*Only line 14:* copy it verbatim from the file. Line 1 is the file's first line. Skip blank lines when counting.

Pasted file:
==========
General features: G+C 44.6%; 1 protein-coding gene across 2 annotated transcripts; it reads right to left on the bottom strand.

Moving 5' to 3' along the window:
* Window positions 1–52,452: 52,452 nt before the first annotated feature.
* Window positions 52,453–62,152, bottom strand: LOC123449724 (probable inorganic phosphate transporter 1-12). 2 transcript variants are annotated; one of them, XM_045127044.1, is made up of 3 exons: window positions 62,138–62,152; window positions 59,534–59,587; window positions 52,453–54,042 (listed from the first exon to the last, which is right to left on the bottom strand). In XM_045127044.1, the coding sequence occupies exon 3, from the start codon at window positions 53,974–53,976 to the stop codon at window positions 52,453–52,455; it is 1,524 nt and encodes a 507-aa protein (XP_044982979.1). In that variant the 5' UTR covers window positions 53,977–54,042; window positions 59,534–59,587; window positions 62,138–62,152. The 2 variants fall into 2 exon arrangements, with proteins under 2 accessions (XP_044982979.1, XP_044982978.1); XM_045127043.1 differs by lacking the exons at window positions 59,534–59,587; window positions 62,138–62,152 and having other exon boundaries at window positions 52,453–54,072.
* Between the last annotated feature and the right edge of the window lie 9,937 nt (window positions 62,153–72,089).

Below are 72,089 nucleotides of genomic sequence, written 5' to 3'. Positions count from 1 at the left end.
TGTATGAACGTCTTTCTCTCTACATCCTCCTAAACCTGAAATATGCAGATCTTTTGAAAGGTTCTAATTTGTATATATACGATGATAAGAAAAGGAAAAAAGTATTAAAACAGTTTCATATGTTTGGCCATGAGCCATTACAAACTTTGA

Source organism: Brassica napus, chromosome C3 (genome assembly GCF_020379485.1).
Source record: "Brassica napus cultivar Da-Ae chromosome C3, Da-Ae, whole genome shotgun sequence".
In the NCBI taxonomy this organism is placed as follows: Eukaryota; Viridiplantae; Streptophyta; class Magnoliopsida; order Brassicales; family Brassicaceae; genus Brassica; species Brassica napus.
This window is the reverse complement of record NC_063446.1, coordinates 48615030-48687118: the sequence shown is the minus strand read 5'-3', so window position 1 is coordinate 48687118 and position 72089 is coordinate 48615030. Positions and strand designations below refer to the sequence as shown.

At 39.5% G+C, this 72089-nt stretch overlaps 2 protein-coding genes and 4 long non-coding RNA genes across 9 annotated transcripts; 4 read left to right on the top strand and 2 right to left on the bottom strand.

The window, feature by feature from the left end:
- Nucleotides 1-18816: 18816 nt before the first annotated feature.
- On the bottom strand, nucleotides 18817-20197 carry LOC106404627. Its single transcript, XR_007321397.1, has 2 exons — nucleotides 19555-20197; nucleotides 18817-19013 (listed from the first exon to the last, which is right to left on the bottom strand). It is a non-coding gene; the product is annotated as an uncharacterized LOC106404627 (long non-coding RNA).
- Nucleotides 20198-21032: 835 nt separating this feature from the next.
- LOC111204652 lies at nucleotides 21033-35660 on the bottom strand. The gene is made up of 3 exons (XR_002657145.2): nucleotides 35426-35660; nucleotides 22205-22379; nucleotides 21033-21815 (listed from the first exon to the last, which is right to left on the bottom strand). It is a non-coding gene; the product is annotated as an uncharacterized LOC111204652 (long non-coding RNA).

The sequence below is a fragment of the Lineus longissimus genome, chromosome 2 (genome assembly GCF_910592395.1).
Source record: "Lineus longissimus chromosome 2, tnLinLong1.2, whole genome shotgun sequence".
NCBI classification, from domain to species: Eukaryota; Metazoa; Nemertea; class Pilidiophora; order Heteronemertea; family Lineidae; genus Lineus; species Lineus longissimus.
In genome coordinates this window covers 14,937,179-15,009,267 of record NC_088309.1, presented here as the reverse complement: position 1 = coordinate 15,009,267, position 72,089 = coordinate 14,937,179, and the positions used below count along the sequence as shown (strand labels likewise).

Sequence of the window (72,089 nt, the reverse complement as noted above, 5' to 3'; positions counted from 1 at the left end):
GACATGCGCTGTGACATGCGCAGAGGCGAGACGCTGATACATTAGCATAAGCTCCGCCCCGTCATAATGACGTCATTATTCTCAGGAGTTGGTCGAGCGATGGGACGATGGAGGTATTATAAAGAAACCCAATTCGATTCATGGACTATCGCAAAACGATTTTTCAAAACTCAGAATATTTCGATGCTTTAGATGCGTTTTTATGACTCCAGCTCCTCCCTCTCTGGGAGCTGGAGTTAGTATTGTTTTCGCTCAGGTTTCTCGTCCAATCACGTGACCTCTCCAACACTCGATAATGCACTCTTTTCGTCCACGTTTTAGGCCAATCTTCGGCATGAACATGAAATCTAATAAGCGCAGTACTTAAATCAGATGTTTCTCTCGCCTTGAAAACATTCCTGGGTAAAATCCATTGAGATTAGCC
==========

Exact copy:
- Nucleotides 1-18816: 18816 nt before the first annotated feature.